First described by Bongiovanni in 1962,29 3(3-HSD deficiency seemed most likely to have a monogenic autosomal recessive mode of transmission based on pedigree analysis.29"31 The exact frequency of this disorder is unknown; it is conceivable that affected individuals with early steroidogenic defects which severely impair Cortisol synthesis, for example, in 3(3-hydroxysteroid dehydrogenase and side-chain cleavage, are poorly viable.

Deficiency of side-chain cleavage or cholesterol desmolase first described by Prader32-33 is extremely rare. A recent clinical case report describes a patient diagnosed in the newborn period and successfully treated for 18 years, and also reviews 32 cases from the literature34; cholesterol desmolase deficiency seems to occur with less severity and somewhat more frequently among Japanese.

Molecular genetics in CAH

Gene structure and molecular pathology

21-hydroxylase deficiency is inherited as a monogenic autosomal recessive trait closely linked to the HLA major histocompatibility complex on chromosome 6p23. The structural gene encoding P450c21 (CYP21 or CYP21B) and a 98% identical pseudogene (CYP21P or CYP21A) are located in the HLA complex adjacent to and alternating with the C4B and C4A genes encoding the fourth component of serum complement.35-36 The CYP21P pseudogene has accumulated a number of mutations that render the putative gene product completely inactive. The close proximity between CYP21 and CYP21P (30 Kb) appears to generate frequent mutations in CYP21 by two mechanisms: unequal crossing-over during meiosis results in a complete deletion of a DNA segment of about 30 kilobases (kb) in length including the C4B and CYP21 genes C4B and CYP21; gene conversion events result in the transfer of small, deleterious mutations, often single base changes, from CYP21P to CYP21.37

Early efforts to genotype 21-hydroxylase

deficient patients relied on Southern blotting, in which relatively large gene-specific DNA probes are hybridized against genomic DNA digested with restriction endonucleases capable of discriminating between the CYP21 and CYP21P genes. This approach is potentially inaccurate when hybrid CYP21/CYP21P genes are formed as a result of crossover events. Careful studies employing multiple informative restriction digests (such as Taq I and Bgl II) and oligonucleotide hybridizations can resolve such ambiguities.38 The availability of pulse field gel electrophoresis used in conjunction with rare-cutting endonucleases such as Bss HII has permitted long range mapping of the MHC in the vicinity of the C4 and CYP21 genes.39 Based on a number of studies in different ethnic populations, the frequency of gene deletion causing 21-hydroxylase deficiency ranges from 11-35% (reviewed in40), and is highest in northern European populations which carry the HLA-B47;DR7 haplotype at a high frequency.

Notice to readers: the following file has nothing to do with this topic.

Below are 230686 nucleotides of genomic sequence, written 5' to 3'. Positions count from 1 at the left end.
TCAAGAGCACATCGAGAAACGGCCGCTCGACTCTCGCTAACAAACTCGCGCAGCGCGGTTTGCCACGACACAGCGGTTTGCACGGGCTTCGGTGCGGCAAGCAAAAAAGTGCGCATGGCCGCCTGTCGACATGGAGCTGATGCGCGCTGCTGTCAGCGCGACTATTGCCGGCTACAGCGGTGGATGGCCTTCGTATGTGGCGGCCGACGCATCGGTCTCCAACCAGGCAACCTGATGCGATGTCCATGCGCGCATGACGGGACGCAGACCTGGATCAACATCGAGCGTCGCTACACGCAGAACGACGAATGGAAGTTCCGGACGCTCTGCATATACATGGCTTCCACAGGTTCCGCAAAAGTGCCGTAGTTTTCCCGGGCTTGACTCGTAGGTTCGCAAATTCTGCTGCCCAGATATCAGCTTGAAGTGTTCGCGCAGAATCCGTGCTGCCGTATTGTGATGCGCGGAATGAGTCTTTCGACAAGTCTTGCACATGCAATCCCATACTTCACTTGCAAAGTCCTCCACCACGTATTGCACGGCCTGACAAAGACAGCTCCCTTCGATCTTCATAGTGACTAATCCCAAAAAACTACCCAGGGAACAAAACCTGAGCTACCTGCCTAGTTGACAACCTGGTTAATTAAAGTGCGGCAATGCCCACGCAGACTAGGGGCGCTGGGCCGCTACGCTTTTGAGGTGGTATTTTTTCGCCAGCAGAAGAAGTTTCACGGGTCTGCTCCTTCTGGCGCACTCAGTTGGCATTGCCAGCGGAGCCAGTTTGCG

Analysis of the remaining 65-90% of disease haplotypes without obvious gene deletions has revealed small mutations attributable to gene conversion. There are eleven missense mutations in CYP21P which have been observed in patients with 21-hydroxylase deficiency. Most of these are presumed to have arisen from gene conversion events (Figure 1). These mutations differ in their associations with phenotypic forms of 21-hydroxylase deficiency.

Mutations associated with nonclassical 21-hydroxylase deficiency

Val-281—»Leu, a single base change (G—>T) in a highly conserved subregion of the seventh exon resulting in a conservative amino acid substitution, has been identified in 75-80% of nonclassical haplotypes carrying the HLA-B14;DR1 haplotype.4142 A change of a proline to leucine at residue 30 in exon 1 was recently found

Figure 1 7op; Diagram of the chromosomal region containing the CYP21 (21Aand21B) 21-hydroxylase genes. HLA-B is about 600 kb to the left and HLA-DR about 400 kb to the right of the diagrammed region.96 Other genes in this region are BF (properdin factor B), C2, C4A and C4B (second and fourth serum complement components). These genes are all transcribed in the same direction. Additional genes of unknown function are transcribed from the opposite chromosomal strand: RD, XA and XB. A scale is marked every 20 kb. The bracket indicates the region deleted in about 20% of classic 21-hydroxylase deficiency alleles. Bottom; A CYP21 gene is diagrammed. A scale is marked every 500 bp. Numbered bars represent exons which are sequences found in mRNA. Full bars are protein-coding sequences whereas half-height bars are untranslated sequences. Nine deleterious mutations normally found only in the CYP21A pseudogene are marked: A, mutation of codon 30 from CCG, encoding proline, to CTG, leucine; B, A or C to G mutation in intron 2 causing aberrant splicing; C, 8-basepair deletion in codons 110-112; D, mutation of codon 172 from ATC, isoleucine, to AAC, asparagine; E, cluster of three mutations in codons 235-238 changing the amino acid sequence from isoleucine-valine-glutamate-methionine to asparagine-glutamate-glutamate-lysine; F, mutation of codon 281 from GTG, valine, toTTG, leucine; G, single-base insertion between codons 306-307; H, nonsense mutation, CAG to TAG, in codon 318; I, mutation of codon 356 from CGG, arginine, toTGG, tryptophan. Two additional point mutations have been found: one in exon 8, the other in exon 10. (Reproduced from White and New.97)